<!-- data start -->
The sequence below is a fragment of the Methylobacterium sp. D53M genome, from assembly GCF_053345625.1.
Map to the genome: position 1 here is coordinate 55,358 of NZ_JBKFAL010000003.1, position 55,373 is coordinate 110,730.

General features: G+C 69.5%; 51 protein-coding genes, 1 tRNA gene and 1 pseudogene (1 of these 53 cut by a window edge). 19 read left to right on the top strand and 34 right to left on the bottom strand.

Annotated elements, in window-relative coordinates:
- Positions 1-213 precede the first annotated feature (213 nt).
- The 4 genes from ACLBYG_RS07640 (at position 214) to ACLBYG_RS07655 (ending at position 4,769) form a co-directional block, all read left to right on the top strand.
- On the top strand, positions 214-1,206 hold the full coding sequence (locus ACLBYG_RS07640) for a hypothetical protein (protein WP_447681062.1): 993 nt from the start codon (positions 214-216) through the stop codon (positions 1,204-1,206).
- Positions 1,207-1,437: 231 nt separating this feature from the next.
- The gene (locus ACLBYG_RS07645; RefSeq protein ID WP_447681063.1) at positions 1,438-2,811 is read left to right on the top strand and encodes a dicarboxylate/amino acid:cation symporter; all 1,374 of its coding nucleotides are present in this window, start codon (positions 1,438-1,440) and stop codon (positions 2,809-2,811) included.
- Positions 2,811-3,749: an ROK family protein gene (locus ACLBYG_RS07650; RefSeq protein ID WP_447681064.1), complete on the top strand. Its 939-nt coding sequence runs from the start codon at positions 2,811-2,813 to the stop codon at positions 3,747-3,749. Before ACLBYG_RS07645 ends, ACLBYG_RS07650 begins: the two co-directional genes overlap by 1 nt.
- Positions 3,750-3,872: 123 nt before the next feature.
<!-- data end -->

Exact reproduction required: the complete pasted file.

The sequence below is a fragment of the Methylobacterium sp. D53M genome, from assembly GCF_053345625.1.
Map to the genome: position 1 here is coordinate 55,358 of NZ_JBKFAL010000003.1, position 55,373 is coordinate 110,730.

General features: G+C 69.5%; 51 protein-coding genes, 1 tRNA gene and 1 pseudogene (1 of these 53 cut by a window edge). 19 read left to right on the top strand and 34 right to left on the bottom strand.

Annotated elements, in window-relative coordinates:
- Positions 1-213 precede the first annotated feature (213 nt).
- The 4 genes from ACLBYG_RS07640 (at position 214) to ACLBYG_RS07655 (ending at position 4,769) form a co-directional block, all read left to right on the top strand.
- On the top strand, positions 214-1,206 hold the full coding sequence (locus ACLBYG_RS07640) for a hypothetical protein (protein WP_447681062.1): 993 nt from the start codon (positions 214-216) through the stop codon (positions 1,204-1,206).
- Positions 1,207-1,437: 231 nt separating this feature from the next.
- The gene (locus ACLBYG_RS07645; RefSeq protein ID WP_447681063.1) at positions 1,438-2,811 is read left to right on the top strand and encodes a dicarboxylate/amino acid:cation symporter; all 1,374 of its coding nucleotides are present in this window, start codon (positions 1,438-1,440) and stop codon (positions 2,809-2,811) included.
- Positions 2,811-3,749: an ROK family protein gene (locus ACLBYG_RS07650; RefSeq protein ID WP_447681064.1), complete on the top strand. Its 939-nt coding sequence runs from the start codon at positions 2,811-2,813 to the stop codon at positions 3,747-3,749. Before ACLBYG_RS07645 ends, ACLBYG_RS07650 begins: the two co-directional genes overlap by 1 nt.
- Positions 3,750-3,872: 123 nt before the next feature.